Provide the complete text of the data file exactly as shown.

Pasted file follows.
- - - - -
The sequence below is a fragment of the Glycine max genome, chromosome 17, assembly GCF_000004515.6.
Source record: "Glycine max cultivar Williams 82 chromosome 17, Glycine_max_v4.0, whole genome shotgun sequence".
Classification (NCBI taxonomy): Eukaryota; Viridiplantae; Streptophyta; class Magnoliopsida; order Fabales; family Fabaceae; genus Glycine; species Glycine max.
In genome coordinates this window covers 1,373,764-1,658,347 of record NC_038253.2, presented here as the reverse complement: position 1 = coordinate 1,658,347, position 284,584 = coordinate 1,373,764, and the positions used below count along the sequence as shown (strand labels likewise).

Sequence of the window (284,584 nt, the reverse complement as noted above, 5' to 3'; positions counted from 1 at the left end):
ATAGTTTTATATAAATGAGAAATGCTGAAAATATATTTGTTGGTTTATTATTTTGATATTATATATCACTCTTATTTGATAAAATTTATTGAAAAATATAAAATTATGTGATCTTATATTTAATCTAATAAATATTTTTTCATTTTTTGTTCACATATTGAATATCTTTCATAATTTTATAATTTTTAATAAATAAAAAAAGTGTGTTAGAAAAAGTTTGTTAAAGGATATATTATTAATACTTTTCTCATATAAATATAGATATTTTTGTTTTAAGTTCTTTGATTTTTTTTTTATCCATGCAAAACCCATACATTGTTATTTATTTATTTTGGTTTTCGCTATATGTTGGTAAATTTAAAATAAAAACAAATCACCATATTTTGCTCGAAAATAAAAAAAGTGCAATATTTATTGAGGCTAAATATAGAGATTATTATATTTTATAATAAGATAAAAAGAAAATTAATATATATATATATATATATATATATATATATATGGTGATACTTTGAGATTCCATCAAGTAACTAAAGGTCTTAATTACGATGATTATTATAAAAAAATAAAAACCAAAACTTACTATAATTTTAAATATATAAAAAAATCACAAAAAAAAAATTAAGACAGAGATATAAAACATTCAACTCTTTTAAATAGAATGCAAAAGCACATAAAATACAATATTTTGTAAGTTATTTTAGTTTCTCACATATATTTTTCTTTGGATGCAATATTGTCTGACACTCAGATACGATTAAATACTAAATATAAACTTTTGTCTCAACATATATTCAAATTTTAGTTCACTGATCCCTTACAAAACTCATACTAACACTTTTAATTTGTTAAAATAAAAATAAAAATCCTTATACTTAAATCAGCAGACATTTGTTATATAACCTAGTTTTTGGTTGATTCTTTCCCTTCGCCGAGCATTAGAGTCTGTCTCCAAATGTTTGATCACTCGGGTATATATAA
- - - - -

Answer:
The sequence below is a fragment of the Glycine max genome, chromosome 17, assembly GCF_000004515.6.
Source record: "Glycine max cultivar Williams 82 chromosome 17, Glycine_max_v4.0, whole genome shotgun sequence".
Classification (NCBI taxonomy): Eukaryota; Viridiplantae; Streptophyta; class Magnoliopsida; order Fabales; family Fabaceae; genus Glycine; species Glycine max.
In genome coordinates this window covers 1,373,764-1,658,347 of record NC_038253.2, presented here as the reverse complement: position 1 = coordinate 1,658,347, position 284,584 = coordinate 1,373,764, and the positions used below count along the sequence as shown (strand labels likewise).

Sequence of the window (284,584 nt, the reverse complement as noted above, 5' to 3'; positions counted from 1 at the left end):
ATAGTTTTATATAAATGAGAAATGCTGAAAATATATTTGTTGGTTTATTATTTTGATATTATATATCACTCTTATTTGATAAAATTTATTGAAAAATATAAAATTATGTGATCTTATATTTAATCTAATAAATATTTTTTCATTTTTTGTTCACATATTGAATATCTTTCATAATTTTATAATTTTTAATAAATAAAAAAAGTGTGTTAGAAAAAGTTTGTTAAAGGATATATTATTAATACTTTTCTCATATAAATATAGATATTTTTGTTTTAAGTTCTTTGATTTTTTTTTTATCCATGCAAAACCCATACATTGTTATTTATTTATTTTGGTTTTCGCTATATGTTGGTAAATTTAAAATAAAAACAAATCACCATATTTTGCTCGAAAATAAAAAAAGTGCAATATTTATTGAGGCTAAATATAGAGATTATTATATTTTATAATAAGATAAAAAGAAAATTAATATATATATATATATATATATATATATATATATGGTGATACTTTGAGATTCCATCAAGTAACTAAAGGTCTTAATTACGATGATTATTATAAAAAAATAAAAACCAAAACTTACTATAATTTTAAATATATAAAAAAATCACAAAAAAAAAATTAAGACAGAGATATAAAACATTCAACTCTTTTAAATAGAATGCAAAAGCACATAAAATACAATATTTTGTAAGTTATTTTAGTTTCTCACATATATTTTTCTTTGGATGCAATATTGTCTGACACTCAGATACGATTAAATACTAAATATAAACTTTTGTCTCAACATATATTCAAATTTTAGTTCACTGATCCCTTACAAAACTCATACTAACACTTTTAATTTGTTAAAATAAAAATAAAAATCCTTATACTTAAATCAGCAGACATTTGTTATATAACCTAGTTTTTGGTTGATTCTTTCCCTTCGCCGAGCATTAGAGTCTGTCTCCAAATGTTTGATCACTCGGGTATATATAA